When Rep. Joe Wilson shouted out “You lie,” during President Barack Obama’s first joint address to Congress, the breach of decorum was all anyone seemed to remember.
On Tuesday, President Joe Biden got into a few boisterous back-and-forths with a majority of the GOP.
Tuesday was the 99th time a president personally delivered the State of the Union address to Congress, but it was hardly a boring rerun.
Biden drew Republican remonstrations when he warned that “some Republicans want Medicare and Social Security to sunset every five years.” The right side of the aisle erupted in protests and boos. “Liar!” Rep. Marjorie Taylor Greene yelled.
The president and the opposition party, newly in control of the House, continued to jaw back and forth throughout the speech, which White House aides had advertised in advance as an appeal to support his “unity agenda.”
At times, it felt as though the president was negotiating with the GOP as the nation watched. After Biden called on Congress to pass his proposed immigration reforms, Republicans led by freshman Rep. Eli Crane of Arizona shouted, “Secure the border!”
Later outbursts from the GOP back benches seemed to draw annoyed shushes from Republican leadership.
But then Republicans grumbled about the border again shortly after Biden shared the story of Doug Griffin, whose daughter died of a fentanyl overdose. At that point, Democrats had grown tired of the interruptions, with some shouting “Shame” at the other side.
The State of the Union has become a uniquely partisan exercise, literally. The president’s party stands and sits enough to strain their quads, as the other tries their best to only begrudgingly applaud the president, while speechwriters, like overzealous gym trainers, design applause lines to force them onto their feet.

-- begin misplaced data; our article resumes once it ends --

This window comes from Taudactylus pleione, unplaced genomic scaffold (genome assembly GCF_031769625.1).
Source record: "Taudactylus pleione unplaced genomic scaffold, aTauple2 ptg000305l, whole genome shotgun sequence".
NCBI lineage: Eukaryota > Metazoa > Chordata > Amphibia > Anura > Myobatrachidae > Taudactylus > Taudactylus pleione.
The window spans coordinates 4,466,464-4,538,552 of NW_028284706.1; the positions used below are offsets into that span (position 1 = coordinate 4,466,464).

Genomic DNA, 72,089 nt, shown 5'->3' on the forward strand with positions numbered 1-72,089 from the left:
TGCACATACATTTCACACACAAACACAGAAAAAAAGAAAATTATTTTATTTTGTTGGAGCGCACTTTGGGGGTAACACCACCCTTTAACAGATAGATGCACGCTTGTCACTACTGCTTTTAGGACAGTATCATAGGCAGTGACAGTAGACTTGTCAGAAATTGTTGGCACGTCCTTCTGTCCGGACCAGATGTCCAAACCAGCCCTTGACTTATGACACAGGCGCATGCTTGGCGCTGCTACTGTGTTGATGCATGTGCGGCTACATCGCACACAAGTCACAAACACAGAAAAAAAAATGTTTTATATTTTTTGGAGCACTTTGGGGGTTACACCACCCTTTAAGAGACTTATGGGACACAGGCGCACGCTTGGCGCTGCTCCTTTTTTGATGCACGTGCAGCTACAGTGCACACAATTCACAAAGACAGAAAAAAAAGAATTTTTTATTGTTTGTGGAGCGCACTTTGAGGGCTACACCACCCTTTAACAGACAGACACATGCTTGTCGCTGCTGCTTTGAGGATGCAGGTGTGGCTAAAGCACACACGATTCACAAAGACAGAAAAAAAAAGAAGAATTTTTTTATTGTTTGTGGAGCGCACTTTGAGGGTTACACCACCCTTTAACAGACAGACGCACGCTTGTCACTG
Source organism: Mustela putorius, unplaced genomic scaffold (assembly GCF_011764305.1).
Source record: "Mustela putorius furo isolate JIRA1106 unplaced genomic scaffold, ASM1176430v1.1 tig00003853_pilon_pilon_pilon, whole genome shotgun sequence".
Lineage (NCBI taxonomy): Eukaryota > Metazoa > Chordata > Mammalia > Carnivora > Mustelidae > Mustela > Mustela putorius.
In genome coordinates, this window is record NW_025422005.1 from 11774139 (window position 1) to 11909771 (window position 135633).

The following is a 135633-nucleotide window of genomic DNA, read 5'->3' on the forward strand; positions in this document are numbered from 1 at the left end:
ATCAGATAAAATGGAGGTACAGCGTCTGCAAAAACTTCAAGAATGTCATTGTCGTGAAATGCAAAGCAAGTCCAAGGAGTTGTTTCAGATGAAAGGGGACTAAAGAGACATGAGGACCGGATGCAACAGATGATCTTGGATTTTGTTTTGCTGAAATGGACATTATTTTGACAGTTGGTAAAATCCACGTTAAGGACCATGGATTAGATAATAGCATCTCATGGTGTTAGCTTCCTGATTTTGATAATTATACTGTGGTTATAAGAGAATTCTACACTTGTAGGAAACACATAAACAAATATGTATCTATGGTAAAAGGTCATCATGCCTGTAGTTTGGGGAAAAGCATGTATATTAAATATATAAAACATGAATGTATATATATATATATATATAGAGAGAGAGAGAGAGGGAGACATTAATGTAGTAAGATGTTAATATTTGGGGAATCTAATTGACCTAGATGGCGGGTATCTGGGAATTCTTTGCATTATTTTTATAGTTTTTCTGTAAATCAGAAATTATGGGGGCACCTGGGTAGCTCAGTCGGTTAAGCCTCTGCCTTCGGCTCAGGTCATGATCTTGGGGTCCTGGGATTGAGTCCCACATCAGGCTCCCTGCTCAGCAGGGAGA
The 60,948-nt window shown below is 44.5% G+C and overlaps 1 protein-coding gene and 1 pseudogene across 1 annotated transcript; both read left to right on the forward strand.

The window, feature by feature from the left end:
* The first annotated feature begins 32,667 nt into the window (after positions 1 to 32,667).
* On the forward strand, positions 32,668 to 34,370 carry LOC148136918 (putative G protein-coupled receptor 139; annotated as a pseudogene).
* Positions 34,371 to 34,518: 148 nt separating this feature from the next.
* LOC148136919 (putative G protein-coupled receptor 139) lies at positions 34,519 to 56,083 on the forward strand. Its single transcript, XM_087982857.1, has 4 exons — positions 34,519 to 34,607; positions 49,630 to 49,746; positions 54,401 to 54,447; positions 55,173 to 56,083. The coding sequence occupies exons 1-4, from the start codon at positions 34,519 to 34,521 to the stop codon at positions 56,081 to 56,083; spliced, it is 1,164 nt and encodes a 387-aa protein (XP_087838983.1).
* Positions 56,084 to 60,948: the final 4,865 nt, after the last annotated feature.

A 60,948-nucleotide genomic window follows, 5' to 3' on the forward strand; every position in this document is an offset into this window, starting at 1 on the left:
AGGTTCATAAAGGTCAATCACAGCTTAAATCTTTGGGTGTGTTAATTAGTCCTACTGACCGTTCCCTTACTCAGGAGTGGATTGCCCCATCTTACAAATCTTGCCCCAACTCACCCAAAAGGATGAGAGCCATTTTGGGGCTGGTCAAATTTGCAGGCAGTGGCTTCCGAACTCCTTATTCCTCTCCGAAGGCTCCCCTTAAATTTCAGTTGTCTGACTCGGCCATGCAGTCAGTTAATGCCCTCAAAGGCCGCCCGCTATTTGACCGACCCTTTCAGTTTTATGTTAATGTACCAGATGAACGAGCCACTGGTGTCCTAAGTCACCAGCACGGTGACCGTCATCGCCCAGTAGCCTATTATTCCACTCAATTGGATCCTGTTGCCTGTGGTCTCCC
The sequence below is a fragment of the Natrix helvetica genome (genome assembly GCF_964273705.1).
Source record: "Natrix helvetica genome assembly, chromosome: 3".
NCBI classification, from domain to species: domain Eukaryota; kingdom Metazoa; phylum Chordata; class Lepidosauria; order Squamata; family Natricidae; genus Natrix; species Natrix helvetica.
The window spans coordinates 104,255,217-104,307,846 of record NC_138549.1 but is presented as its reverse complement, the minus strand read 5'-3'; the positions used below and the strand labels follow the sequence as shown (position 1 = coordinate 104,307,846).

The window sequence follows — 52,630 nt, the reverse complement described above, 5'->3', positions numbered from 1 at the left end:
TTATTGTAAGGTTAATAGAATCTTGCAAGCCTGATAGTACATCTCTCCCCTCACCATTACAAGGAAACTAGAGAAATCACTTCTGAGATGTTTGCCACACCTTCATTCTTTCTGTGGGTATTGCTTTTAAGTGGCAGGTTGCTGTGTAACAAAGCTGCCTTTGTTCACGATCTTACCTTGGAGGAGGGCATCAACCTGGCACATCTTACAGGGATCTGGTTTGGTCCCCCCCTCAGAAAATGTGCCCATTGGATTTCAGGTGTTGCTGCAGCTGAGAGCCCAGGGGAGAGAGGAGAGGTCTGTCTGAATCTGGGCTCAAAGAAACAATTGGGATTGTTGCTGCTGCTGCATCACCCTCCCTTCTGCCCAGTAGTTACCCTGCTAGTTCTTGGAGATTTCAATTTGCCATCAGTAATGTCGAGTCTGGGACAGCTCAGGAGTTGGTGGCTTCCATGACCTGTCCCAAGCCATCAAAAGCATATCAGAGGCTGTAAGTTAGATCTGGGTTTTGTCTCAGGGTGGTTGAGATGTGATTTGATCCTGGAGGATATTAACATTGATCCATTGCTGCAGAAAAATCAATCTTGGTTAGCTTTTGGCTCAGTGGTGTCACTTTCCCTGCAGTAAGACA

Biden poked fun at the stony-faced Republicans early on in his address.
“You can smile, it’s okay,” Biden said, looking at the GOP side of the chamber.
Later, he succeeded in getting a bipartisan standing ovation when he announced that all the construction materials in federally funded infrastructure projects would need to be made in America. And a unifying “USA” chant broke out after Biden said, “It’s never a good bet to bet against America.”
The State of the Union gives members the chance to do what most of them do best, mingle. Before the speech, Sen. Cory Booker seemed intent on getting a selfie with every other Democrat. Across the aisle, Rep. George Santos, unconcerned with the hundreds of guests and dozens of cameras staring down at the floor, took a minute to deal with a wedgie as he chit-chatted with other members of the GOP’s rogues’ gallery, Thomas Massie, Matt Gaetz and Lauren Boebert.
Most members were more deliberate in their clothing-related decisions at the State of the Union, keenly aware of the attention they’ll receive. A few Democrats sported sky blue and gold pins to show support for Ukraine, while others wore pins for various pet causes.
Seating choices can inspire similar levels of strategic planning. A handful of Democrats made a point of sitting on the right side of the aisle, among their GOP colleagues: Rep. Josh Gottheimer sat next to his Problem Solvers Caucus co-president, Brian Fitzpatrick; Reps. Jerrold Nadler, Hillary Scholten, Mark Takano, Salud Carbajal and Al Green found spots on the right as well. Democratic Sen. Joe Manchin and newly independent Sen. Kyrsten Sinema — in a canary yellow dress that you couldn’t miss — similarly crossed the aisle.